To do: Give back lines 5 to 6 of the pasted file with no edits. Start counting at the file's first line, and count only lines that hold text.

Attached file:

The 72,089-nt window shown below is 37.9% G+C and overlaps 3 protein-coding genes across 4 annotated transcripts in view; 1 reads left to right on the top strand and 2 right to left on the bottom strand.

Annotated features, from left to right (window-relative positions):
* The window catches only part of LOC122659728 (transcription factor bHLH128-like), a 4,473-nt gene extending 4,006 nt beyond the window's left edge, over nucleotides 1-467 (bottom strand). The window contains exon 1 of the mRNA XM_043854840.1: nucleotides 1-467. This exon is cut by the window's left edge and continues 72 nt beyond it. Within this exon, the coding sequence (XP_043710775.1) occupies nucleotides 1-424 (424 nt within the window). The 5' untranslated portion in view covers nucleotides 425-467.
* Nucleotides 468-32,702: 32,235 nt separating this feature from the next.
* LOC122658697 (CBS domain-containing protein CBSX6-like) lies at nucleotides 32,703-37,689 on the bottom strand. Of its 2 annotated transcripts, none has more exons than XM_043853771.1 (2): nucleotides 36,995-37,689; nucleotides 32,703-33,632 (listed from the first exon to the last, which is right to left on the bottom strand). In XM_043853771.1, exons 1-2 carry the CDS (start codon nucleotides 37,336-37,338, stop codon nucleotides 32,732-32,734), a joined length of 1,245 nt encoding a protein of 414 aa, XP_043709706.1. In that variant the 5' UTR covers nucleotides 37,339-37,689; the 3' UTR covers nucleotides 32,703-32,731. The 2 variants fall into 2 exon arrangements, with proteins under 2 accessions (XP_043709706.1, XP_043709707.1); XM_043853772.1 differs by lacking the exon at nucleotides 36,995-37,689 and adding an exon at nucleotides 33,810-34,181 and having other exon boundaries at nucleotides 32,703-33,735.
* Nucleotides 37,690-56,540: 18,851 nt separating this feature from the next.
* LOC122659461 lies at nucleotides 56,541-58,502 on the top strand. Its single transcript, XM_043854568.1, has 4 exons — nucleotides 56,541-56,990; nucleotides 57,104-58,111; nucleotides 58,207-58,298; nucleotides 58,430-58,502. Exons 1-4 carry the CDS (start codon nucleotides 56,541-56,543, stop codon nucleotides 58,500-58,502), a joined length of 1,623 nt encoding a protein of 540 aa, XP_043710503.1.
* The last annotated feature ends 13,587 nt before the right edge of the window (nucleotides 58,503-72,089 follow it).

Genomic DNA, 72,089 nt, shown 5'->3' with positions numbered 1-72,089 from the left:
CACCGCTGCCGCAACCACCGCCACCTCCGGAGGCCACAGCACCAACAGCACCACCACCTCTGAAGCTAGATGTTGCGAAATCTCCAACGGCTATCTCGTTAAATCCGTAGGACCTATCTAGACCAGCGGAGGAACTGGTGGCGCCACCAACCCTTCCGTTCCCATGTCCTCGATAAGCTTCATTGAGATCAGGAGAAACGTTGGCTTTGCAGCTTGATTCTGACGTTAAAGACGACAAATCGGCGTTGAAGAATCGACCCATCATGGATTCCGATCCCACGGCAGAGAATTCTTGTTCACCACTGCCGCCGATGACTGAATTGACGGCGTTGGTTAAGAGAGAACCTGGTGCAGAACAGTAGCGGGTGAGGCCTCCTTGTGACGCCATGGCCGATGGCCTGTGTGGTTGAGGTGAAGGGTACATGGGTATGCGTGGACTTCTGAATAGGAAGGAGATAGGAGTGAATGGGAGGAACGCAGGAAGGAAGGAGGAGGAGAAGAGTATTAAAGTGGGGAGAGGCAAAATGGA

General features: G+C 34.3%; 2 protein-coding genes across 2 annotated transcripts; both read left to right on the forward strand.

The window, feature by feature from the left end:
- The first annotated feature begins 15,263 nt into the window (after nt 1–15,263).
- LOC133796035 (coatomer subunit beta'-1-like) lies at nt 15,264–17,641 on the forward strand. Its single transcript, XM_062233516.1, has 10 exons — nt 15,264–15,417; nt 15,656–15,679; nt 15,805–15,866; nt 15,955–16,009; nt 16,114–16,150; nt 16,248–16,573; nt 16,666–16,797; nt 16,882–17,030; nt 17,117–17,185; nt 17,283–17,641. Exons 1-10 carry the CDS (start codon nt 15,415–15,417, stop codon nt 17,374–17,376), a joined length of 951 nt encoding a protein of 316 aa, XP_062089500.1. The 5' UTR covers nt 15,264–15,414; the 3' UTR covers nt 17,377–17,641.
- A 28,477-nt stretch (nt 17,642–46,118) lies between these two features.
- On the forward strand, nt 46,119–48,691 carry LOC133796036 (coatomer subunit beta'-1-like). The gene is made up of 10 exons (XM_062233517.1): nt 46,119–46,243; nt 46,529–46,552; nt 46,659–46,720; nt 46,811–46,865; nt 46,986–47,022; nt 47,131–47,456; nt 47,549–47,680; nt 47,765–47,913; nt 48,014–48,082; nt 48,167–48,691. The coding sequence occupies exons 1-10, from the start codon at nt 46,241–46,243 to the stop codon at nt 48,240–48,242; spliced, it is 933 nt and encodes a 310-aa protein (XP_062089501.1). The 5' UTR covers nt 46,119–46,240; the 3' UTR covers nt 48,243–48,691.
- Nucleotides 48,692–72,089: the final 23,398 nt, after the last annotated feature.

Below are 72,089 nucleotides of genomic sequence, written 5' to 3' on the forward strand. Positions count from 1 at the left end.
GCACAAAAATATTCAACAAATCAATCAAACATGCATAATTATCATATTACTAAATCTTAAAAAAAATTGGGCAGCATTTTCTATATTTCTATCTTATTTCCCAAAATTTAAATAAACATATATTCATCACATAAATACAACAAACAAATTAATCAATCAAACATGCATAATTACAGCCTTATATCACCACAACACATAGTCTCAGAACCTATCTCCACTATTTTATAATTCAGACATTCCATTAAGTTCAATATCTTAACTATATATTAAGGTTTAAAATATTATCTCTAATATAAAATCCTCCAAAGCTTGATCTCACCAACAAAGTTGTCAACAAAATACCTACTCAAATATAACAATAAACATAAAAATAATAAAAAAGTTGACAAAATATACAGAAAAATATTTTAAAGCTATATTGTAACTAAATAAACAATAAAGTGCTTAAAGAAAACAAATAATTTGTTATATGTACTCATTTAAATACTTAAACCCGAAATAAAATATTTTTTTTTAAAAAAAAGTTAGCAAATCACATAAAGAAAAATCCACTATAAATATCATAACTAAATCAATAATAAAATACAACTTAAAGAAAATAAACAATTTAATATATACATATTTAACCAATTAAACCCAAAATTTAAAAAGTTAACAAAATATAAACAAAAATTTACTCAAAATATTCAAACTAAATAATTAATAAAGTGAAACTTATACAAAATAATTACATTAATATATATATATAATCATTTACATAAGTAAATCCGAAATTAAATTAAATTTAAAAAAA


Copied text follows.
* LOC122658697 (CBS domain-containing protein CBSX6-like) lies at nucleotides 32,703-37,689 on the bottom strand. Of its 2 annotated transcripts, none has more exons than XM_043853771.1 (2): nucleotides 36,995-37,689; nucleotides 32,703-33,632 (listed from the first exon to the last, which is right to left on the bottom strand). In XM_043853771.1, exons 1-2 carry the CDS (start codon nucleotides 37,336-37,338, stop codon nucleotides 32,732-32,734), a joined length of 1,245 nt encoding a protein of 414 aa, XP_043709706.1. In that variant the 5' UTR covers nucleotides 37,339-37,689; the 3' UTR covers nucleotides 32,703-32,731. The 2 variants fall into 2 exon arrangements, with proteins under 2 accessions (XP_043709706.1, XP_043709707.1); XM_043853772.1 differs by lacking the exon at nucleotides 36,995-37,689 and adding an exon at nucleotides 33,810-34,181 and having other exon boundaries at nucleotides 32,703-33,735.
* Nucleotides 37,690-56,540: 18,851 nt separating this feature from the next.